Jim Rubens – HB269, Runaway Convention Safeguard #4

Guest Post by former NH Senator Jim Rubens

Article V of the United States Constitution grants states the power to propose and ratify amendments to the Constitution. The framers included this not-yet-used parallel route to amending because they anticipated that Congress could one day become unresponsive, self-interested or even corrupt.
A key concern about use of the state-led amending route is the theorized “runaway convention.” Among the seven safeguards against this is a state delegate limitation law, listed below as safeguard #4.
HB269 would provide this safeguard for New Hampshire. HB269 will be heard before the House State-Federal Relations and Veterans Affairs Committee,
Friday, January 20, 10:30am, LOB Room 206-208


· Establishes a procedure for the selection of delegates to an inter/intrastate policy-making convention, including to an Article V convention.

· Limits the authority of delegates to policy making conventions to only those granted by the New Hampshire legislature.

· Creates a procedure by which the New Hampshire Secretary of State shall recall and replace any delegate attempting to act outside of the scope of the authority granted to them by the New Hampshire legislature.

The single existing New Hampshire Article V convention application is via HCR40 (2012) which limits the subject matter as follows: “… to call a convention for the sole and exclusive purpose of proposing a federal balanced budget amendment for submission to the states for ratification.”

Additional Article V application bills now before the legislature are:

· HCR1 (fiscal responsibility, restraint on federal powers, term limits), a hearing date of 1/27 is anticipated, but not yet confirmed.

· HCR4 (term limits), set for a public hearing this Friday 1/20, 1:30pm, State-Federal, LOB206-208.

· Prior legislatures have considered, but not passed Article V application bills related to campaign money limits.

The constitutional safety and use of the state-led Article V amending process is endorsed by the American Legislative Exchange Council, Convention of States, Path To Reform and by Presidents Reagan, Eisenhower and Lincoln.

Justice Antonin Scalia

“The founders inserted this alternative method of obtaining constitutional amendments because they knew the Congress would be unwilling to give attention to many issues the people are concerned with, particularly those involving restrictions on the federal government’s own power. The founders foresaw that and they provided the convention as a remedy.”

U.S. Dept of Justice (1979)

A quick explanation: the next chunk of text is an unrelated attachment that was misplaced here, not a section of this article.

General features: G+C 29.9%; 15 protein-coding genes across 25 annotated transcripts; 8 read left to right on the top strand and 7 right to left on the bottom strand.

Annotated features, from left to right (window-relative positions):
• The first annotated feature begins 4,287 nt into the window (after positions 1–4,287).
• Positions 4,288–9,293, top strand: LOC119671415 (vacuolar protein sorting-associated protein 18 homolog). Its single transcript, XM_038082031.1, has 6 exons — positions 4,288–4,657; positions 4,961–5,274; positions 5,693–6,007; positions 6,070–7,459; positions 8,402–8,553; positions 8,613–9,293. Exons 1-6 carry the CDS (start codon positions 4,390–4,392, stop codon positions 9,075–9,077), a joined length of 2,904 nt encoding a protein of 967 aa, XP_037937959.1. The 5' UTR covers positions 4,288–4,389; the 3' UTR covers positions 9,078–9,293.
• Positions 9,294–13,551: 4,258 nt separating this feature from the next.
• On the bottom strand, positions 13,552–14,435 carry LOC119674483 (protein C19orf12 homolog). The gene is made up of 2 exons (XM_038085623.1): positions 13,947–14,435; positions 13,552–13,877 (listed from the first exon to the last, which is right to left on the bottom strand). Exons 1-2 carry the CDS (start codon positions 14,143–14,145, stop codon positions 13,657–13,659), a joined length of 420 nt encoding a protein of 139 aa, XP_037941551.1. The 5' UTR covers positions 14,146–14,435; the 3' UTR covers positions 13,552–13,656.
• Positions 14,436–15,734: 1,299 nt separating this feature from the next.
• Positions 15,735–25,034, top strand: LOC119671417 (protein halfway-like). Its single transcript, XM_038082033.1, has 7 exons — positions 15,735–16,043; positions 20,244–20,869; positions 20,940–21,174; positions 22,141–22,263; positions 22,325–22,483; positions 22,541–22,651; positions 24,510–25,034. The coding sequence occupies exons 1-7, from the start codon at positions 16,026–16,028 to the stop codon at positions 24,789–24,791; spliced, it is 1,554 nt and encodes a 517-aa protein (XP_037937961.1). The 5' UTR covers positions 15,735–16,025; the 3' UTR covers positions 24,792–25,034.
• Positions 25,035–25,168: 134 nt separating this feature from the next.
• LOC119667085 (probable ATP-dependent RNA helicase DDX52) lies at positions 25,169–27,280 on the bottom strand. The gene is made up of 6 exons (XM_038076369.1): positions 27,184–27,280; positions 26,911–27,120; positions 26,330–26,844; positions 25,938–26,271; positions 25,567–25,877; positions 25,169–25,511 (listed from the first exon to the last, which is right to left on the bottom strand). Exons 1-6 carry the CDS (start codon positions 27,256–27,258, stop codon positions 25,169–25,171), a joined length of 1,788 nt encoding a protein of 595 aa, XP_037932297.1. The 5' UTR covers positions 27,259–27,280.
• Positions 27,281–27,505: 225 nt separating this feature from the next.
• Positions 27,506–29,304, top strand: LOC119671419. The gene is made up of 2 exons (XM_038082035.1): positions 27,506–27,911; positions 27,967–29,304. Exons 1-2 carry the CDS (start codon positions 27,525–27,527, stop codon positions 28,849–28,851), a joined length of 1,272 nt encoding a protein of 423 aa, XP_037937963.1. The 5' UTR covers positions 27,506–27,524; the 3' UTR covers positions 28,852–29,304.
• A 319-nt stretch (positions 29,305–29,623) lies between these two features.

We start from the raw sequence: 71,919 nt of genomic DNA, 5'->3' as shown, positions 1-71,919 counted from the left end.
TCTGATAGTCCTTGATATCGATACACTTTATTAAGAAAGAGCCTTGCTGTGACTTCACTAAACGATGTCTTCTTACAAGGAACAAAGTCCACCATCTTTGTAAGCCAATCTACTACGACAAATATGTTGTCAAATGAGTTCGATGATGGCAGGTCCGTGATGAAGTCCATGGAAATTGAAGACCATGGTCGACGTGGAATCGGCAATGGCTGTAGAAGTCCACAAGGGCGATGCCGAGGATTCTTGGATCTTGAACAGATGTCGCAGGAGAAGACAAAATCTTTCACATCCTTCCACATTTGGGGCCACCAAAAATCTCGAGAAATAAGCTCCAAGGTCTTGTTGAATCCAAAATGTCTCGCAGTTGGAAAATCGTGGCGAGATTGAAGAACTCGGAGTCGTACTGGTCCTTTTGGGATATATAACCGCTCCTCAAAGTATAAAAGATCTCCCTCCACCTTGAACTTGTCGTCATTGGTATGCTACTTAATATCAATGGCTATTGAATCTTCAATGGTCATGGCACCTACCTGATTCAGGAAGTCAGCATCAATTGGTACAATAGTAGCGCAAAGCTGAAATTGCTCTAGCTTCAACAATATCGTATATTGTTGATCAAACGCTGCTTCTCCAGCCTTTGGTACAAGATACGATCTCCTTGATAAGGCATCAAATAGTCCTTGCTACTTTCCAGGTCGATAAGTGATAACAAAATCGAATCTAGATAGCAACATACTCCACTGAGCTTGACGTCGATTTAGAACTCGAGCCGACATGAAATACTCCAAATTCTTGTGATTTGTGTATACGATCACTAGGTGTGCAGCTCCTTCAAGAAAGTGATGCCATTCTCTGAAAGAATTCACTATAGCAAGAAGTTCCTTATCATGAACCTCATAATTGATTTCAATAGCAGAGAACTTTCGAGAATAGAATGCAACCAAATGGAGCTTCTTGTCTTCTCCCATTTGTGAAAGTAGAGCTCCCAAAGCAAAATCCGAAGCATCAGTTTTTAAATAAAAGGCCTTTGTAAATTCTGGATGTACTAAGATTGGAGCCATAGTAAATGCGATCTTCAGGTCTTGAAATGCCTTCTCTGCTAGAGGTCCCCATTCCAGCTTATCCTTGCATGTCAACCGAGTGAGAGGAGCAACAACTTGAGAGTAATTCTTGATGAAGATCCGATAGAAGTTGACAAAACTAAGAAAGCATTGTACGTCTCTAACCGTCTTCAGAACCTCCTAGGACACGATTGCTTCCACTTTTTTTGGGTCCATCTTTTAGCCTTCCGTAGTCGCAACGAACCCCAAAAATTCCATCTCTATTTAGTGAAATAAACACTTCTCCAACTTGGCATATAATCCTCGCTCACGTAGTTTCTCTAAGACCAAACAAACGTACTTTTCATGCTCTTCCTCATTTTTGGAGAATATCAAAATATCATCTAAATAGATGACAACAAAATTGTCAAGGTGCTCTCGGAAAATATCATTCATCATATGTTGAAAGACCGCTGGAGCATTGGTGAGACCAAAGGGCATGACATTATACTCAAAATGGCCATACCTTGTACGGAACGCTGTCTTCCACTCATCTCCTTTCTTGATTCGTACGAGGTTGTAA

“Since it is undisputed that Congress possesses the authority to propose amendments limited to a single topic or group of topics, it follows that the applications of the states for calling a constitutional convention also may be limited. This understanding is reinforced by the normal practice of the states in limiting by subject their applications to the Congress.”

Seven structural and precedential safeguards:

  1. None of 41 multi-state conventions to date (11 before 1787, 30 after), have breached subject matter limitations, including the 1787 Constitutional Convention. No existing application in any state seeks a constitutional convention. Detailed history here and here.
  2. Congress is constitutionally barred from calling an amending convention unless at least 34 states have submitted unrescinded and unexpired legislative applications on the same subject or subjects.
  3. Delegates to an amending convention are selected by the states as legal agents for their state, making state legislatures’ instructions to them binding. Even without delegate limitation laws, all state legislatures therefore retain authority to remove and replace delegates attempting to exceed their authority.
  4. Fifteen (15) states now have delegate limitation laws. HB269 would add this extra safeguard for New Hampshire.
  5. A Convention for proposing Amendments has zero power to change the Constitution. Any proposed amendment is null and without effect unless and until ratified by 38 states.
  6. Should all the foregoing safeguards fail and a majority of delegates were to propose an amendment outside subject matter limitations, Congress would be constitutionally barred from submitting such a rogue amendment to the states for potential ratification.
  7. Any proposed amendment must be ratified by 38 states. Because only 13 of 99 state legislative bodies can kill any proposed amendment, no amendment not having extraordinarily broad public support can possibly be ratified.

Whether or not you support use of the Article V amending process to address our nation’s unmet structural challenges, please support the HB269 delegate limitation bill.

Jim Rubens is a former NH State Senator and a former chair of the NH GOP platform committee.

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